Purpose: Exceeding photon counting detector characteristic count rates causes increased noise, reduced material quantification accuracy, and artifacts. To guide development in the photon counting space, knowledge of clinical count rates spanning the range of clinical indications and patient sizes is needed.
Methods: We retrospectively gathered 1,980 patient exams spanning the entire body. We assigned the tissue labels air/lung/fat/soft tissue/bone to each voxel. We then modelled four different bowtie filters, 70/80/100/120/140 kV spectra, and a range of mA values. We forward-projected each slice to obtain detector-incident count rates.
Results: For routine exam types, we recorded count rates of approximately 3.5 ×10⁸ counts/mm/s in the torso, extremities, and brain. For neck scans we observed count rates near 6 x10⁸ counts/mm/s. Our simulations of 1,000 mA, appropriately mimicking the mA needs for fast pediatric, fast thoracic, and cardiac scanning, resulted in count rates of over 10 x10⁸ counts/mm/s for the torso, extremities, and brain. At 1,000 mA, for the neck region, we observed count rates close to 2 x10⁹ counts/mm/s. Importantly, we saw only a small change in maximum count rate needs over patient size, which we attribute to patient mis-positioning with respect to the (centered) bowtie filters. The 99th to 50th percentile count rate changed the most for the torso region, with a maximum variation of 3.9x10⁸ to 1.2x10⁷ counts/mm/s. The head/neck/extremity regions had less than a 50% change in count rate from the 99th to 50th percentiles.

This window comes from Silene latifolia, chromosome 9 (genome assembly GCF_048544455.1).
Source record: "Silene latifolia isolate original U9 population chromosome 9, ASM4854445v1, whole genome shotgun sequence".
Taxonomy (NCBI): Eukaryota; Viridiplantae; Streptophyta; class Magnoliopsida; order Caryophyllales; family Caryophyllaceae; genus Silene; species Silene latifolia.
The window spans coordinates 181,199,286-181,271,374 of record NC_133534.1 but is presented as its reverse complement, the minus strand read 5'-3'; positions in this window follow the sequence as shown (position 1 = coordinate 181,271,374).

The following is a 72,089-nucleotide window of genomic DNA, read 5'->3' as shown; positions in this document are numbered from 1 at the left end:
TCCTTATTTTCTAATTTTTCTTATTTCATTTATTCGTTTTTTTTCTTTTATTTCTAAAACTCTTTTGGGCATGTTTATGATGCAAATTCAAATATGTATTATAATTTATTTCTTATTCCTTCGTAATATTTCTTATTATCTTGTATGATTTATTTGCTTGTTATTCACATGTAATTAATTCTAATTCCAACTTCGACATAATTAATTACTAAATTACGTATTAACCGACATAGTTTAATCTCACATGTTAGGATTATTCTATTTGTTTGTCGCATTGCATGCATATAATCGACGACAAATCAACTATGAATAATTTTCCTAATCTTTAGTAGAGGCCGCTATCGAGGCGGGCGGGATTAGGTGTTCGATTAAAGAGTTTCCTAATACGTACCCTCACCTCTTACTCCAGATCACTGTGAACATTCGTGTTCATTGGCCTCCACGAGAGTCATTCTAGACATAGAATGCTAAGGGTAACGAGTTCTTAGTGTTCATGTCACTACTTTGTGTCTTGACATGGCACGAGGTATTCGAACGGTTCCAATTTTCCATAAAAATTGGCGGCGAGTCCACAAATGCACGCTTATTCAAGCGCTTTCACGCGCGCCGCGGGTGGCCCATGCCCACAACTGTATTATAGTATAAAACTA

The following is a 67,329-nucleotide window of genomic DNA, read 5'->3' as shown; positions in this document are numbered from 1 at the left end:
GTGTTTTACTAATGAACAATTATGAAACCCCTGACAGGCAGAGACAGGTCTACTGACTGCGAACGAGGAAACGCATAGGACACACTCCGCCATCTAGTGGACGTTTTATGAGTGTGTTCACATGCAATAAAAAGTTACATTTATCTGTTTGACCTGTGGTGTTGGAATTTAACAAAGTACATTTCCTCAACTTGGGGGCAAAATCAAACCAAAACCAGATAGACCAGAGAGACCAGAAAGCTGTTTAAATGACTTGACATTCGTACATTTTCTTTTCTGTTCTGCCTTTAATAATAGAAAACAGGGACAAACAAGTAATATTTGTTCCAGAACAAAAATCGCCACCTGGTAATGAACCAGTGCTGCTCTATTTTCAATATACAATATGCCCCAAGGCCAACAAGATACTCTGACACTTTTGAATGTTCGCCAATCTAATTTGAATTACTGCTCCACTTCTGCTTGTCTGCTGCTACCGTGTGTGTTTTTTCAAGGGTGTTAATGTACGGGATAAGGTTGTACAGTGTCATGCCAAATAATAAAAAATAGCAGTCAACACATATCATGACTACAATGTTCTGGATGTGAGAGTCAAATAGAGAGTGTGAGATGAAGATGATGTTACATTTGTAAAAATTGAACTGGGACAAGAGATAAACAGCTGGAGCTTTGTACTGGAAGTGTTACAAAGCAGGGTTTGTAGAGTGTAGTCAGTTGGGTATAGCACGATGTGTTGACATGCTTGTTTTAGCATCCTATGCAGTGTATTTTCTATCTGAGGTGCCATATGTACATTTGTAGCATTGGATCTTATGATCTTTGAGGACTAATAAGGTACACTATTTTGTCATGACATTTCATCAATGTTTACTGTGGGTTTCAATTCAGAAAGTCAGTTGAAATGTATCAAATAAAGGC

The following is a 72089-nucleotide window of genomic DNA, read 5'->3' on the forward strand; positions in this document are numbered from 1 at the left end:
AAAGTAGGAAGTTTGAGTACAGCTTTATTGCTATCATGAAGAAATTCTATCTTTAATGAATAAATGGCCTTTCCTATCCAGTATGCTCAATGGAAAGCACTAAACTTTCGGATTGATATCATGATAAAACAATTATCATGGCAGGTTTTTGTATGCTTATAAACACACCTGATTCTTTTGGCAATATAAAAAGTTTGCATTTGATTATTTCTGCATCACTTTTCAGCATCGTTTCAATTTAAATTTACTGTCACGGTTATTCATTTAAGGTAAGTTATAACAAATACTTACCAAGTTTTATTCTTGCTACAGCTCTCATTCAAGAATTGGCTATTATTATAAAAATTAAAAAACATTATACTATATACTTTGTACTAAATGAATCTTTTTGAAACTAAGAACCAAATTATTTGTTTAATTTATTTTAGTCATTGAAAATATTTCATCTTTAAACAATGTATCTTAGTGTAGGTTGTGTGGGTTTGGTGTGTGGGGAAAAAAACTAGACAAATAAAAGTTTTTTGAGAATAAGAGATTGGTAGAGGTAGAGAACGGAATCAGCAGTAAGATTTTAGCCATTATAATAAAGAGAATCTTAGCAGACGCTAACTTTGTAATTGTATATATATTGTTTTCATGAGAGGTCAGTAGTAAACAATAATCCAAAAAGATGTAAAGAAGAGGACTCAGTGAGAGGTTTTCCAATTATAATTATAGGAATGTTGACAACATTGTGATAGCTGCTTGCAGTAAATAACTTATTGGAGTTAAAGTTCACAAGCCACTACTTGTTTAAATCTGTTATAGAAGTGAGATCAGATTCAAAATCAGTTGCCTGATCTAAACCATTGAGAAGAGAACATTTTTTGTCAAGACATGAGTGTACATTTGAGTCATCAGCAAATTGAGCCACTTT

Conclusion: Our results should be useful in helping researchers understand count rates as a function of body region and mA for various combinations of bowtie filter designs and beam energies.
Funding Support, Disclosures, and Conflict of Interest: TPS receives research support and is on an advisory board to GE Healthcare both through UW Madison. TPS is a consultant to AstoCT LLC, ALARA Medical, AiDoc, and FlowHow.ai. All other authors are employees of GE Healthcare.